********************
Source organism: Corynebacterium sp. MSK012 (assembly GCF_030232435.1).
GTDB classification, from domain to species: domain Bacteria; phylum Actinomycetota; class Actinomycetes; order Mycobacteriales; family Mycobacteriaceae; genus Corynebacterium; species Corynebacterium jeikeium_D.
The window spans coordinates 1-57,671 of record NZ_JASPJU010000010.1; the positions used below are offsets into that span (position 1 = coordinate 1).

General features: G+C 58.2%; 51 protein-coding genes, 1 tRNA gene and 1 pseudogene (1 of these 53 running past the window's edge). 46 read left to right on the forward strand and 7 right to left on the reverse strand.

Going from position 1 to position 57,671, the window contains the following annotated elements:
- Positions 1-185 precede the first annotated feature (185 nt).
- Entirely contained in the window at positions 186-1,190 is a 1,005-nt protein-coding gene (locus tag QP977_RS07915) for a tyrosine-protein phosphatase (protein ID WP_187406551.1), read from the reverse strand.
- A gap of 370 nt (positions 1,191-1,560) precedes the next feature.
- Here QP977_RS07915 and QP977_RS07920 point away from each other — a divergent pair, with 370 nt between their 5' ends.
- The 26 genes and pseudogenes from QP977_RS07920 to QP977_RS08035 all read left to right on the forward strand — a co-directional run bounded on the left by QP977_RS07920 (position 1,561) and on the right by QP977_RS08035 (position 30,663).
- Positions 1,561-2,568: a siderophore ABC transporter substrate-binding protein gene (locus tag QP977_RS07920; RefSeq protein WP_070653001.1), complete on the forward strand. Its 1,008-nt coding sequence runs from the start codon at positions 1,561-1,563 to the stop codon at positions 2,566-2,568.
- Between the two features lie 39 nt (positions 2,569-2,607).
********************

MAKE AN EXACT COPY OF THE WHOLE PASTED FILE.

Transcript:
Source organism: Corynebacterium sp. MSK012 (assembly GCF_030232435.1).
GTDB classification, from domain to species: domain Bacteria; phylum Actinomycetota; class Actinomycetes; order Mycobacteriales; family Mycobacteriaceae; genus Corynebacterium; species Corynebacterium jeikeium_D.
The window spans coordinates 1-57,671 of record NZ_JASPJU010000010.1; the positions used below are offsets into that span (position 1 = coordinate 1).

General features: G+C 58.2%; 51 protein-coding genes, 1 tRNA gene and 1 pseudogene (1 of these 53 running past the window's edge). 46 read left to right on the forward strand and 7 right to left on the reverse strand.

Going from position 1 to position 57,671, the window contains the following annotated elements:
- Positions 1-185 precede the first annotated feature (185 nt).
- Entirely contained in the window at positions 186-1,190 is a 1,005-nt protein-coding gene (locus tag QP977_RS07915) for a tyrosine-protein phosphatase (protein ID WP_187406551.1), read from the reverse strand.
- A gap of 370 nt (positions 1,191-1,560) precedes the next feature.
- Here QP977_RS07915 and QP977_RS07920 point away from each other — a divergent pair, with 370 nt between their 5' ends.
- The 26 genes and pseudogenes from QP977_RS07920 to QP977_RS08035 all read left to right on the forward strand — a co-directional run bounded on the left by QP977_RS07920 (position 1,561) and on the right by QP977_RS08035 (position 30,663).
- Positions 1,561-2,568: a siderophore ABC transporter substrate-binding protein gene (locus tag QP977_RS07920; RefSeq protein WP_070653001.1), complete on the forward strand. Its 1,008-nt coding sequence runs from the start codon at positions 1,561-1,563 to the stop codon at positions 2,566-2,568.
- Between the two features lie 39 nt (positions 2,569-2,607).